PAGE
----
Journalism lost a big player tonight. Journalists, especially those who cover the political beat and in Washington, got a shock to the system when Tom Brokaw interrupted NBC's normal schedule earlier today to report the death of his friend and colleague Tim Russert.
NBC reports that Tim Russert was working on some recordings for Sunday’s Meet The Press when he collapsed. He was rushed to the hospital but could not be resuscitated. He was an Irish Catholic from Buffalo, New York. He was proud of his blue collar roots, loved his family and was celebrating his son’s graduation from Boston College with a trip to Italy, from which he had just returned.
He was a devout Catholic and devoted husband and father. He wore many hats to match his political acumen, according to MSNBC he was the Managing Editor and Moderator of Meet the Press, political analyst for NBC Nightly News and the Today program. He was also anchor of The Tim Russert Show, a weekly interview program on MSNBC. And he served as senior vice president and Washington bureau chief of NBC News.
Personally, when I saw the breaking news headlines, around 4:30 p.m. CT, I thought they were reporting on the passing of his father, surely not Tim. But, I was wrong. Instead it was a report about Tim Russert’s death. He was only 58 years young.
His dedication and his work ethic were infectious to those he worked with. The man had just returned from Italy and was back at work preparing for Sunday’s show. He was said to be both “coach and player” on the Washington bureau of NBC. If you missed the news report by Tom Brokaw here it is from MSNBC. Tom and Tim were long-time colleagues. Russert was also an author of two bestsellers. The two presumptive candidates were also asked for their reaction to the news of Tim's death. Obama was "grief stricken."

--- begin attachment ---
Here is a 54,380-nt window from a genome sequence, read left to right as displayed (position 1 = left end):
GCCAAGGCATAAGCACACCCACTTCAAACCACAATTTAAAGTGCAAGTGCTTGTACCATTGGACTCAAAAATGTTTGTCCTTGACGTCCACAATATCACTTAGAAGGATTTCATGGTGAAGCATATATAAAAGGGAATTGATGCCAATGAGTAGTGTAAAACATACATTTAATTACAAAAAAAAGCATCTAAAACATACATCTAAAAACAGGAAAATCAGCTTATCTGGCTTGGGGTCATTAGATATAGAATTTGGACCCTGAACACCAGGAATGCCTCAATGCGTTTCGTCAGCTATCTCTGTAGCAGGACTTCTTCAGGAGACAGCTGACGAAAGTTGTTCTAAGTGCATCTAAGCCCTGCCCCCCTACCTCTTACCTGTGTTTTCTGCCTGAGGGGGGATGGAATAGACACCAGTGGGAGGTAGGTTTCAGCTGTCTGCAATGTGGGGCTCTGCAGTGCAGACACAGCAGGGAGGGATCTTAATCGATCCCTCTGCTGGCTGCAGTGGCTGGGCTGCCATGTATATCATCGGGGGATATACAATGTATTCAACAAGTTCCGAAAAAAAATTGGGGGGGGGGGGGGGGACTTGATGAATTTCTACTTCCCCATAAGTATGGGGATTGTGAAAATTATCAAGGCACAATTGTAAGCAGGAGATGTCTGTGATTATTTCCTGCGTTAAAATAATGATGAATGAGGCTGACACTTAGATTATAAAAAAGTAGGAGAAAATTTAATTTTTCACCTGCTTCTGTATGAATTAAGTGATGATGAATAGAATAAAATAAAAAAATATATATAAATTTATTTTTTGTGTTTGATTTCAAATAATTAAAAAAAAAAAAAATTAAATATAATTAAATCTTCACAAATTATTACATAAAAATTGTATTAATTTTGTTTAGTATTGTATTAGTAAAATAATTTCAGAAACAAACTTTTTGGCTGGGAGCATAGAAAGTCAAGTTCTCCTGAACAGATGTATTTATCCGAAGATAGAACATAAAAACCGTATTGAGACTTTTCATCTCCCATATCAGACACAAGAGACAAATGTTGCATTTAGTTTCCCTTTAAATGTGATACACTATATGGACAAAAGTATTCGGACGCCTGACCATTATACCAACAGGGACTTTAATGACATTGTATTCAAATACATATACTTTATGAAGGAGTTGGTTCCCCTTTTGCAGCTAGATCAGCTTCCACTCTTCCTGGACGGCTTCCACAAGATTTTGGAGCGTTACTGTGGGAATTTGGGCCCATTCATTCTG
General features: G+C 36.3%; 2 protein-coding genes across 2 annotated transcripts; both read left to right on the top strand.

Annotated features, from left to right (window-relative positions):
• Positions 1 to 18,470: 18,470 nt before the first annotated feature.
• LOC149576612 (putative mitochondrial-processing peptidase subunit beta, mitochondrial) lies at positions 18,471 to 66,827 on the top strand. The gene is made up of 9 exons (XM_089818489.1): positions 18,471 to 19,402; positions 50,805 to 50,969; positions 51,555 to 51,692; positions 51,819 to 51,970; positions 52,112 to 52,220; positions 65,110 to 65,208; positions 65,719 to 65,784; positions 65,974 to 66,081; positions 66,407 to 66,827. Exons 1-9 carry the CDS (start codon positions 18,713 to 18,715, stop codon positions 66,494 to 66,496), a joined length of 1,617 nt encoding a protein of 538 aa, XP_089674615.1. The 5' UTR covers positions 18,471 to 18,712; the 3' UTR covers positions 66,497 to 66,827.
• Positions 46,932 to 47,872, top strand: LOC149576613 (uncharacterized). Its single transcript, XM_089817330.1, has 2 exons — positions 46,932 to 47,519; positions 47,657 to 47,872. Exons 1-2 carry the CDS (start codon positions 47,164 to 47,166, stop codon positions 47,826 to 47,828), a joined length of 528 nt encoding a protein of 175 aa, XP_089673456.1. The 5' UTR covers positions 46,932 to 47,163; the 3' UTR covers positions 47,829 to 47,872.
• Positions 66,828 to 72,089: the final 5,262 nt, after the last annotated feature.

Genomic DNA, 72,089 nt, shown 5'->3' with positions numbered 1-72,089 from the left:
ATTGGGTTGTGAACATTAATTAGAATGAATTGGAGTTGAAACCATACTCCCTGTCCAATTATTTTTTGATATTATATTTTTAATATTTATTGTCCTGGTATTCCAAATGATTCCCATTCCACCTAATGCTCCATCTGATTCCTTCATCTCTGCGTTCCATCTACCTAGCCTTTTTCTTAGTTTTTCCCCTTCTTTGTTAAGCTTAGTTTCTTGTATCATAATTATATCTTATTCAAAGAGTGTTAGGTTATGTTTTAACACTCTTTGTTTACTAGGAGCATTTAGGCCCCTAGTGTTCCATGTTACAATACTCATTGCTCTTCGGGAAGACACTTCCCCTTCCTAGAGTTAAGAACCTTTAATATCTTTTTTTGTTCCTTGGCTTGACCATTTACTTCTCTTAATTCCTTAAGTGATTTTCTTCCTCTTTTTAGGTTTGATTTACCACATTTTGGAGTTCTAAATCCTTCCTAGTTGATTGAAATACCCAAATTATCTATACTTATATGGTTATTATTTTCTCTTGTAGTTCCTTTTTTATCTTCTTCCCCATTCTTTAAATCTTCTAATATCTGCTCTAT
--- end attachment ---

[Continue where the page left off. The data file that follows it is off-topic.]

I’ve known Tim Russert since I first spoke at the convention in 2004. He’s somebody who, over time, I came to consider not only a journalist but a friend. There wasn’t a better interviewer in TV, not a more thoughtful analyst of our politics, and he was also one of the finest men I knew. Somebody who cared about America, cared about the issues, cared about family. I am grief-stricken with the loss and my thoughts and prayers go out to his family. And I hope that, even though Tim is irreplaceable, that the standard that he set in his professional life and his family life are standards that we all carry with us in our own lives.
Tim Russert was at the top of his profession. He was a man of honesty and integrity. He was hard but he was always fair. We miss him. My thoughts and prayers go out to his family and we know that Tim Russert leaves a legacy of integrity of the highest level of journalism and we will miss him and we will miss him a lot. Again, he was hard, he was fair, he was at the top of his profession. He loved his country, he loved the Buffalo Bills and most of all he loved his family.
Naturally, all eyes will be on who could possibly replace such a professional figure as Russert. It is too early to speculate or predict just who would be able to fill his shoes. My guess is that it was a two-person job, in the first place, that Tim was doing and it will probably take two people to fill it successfully. Along with the two Democratic candiates, Ted Kennedy and Ethel Kennedy also made touching remarks. Ted said something to the effect that he was "a gentle giant."
Heloise covered two Dem debates which Tim Russert moderated. All the press, in terms of Tim's moderation, was not good behind those two debates. I did not focus on Tim because he was not the focus, but rather the Democratic candidates. He loved politics and Sunday morning won’t be the same without him. He will be missed, but most of all he will miss the 2008 November election. He wouldn’t like missing something so big.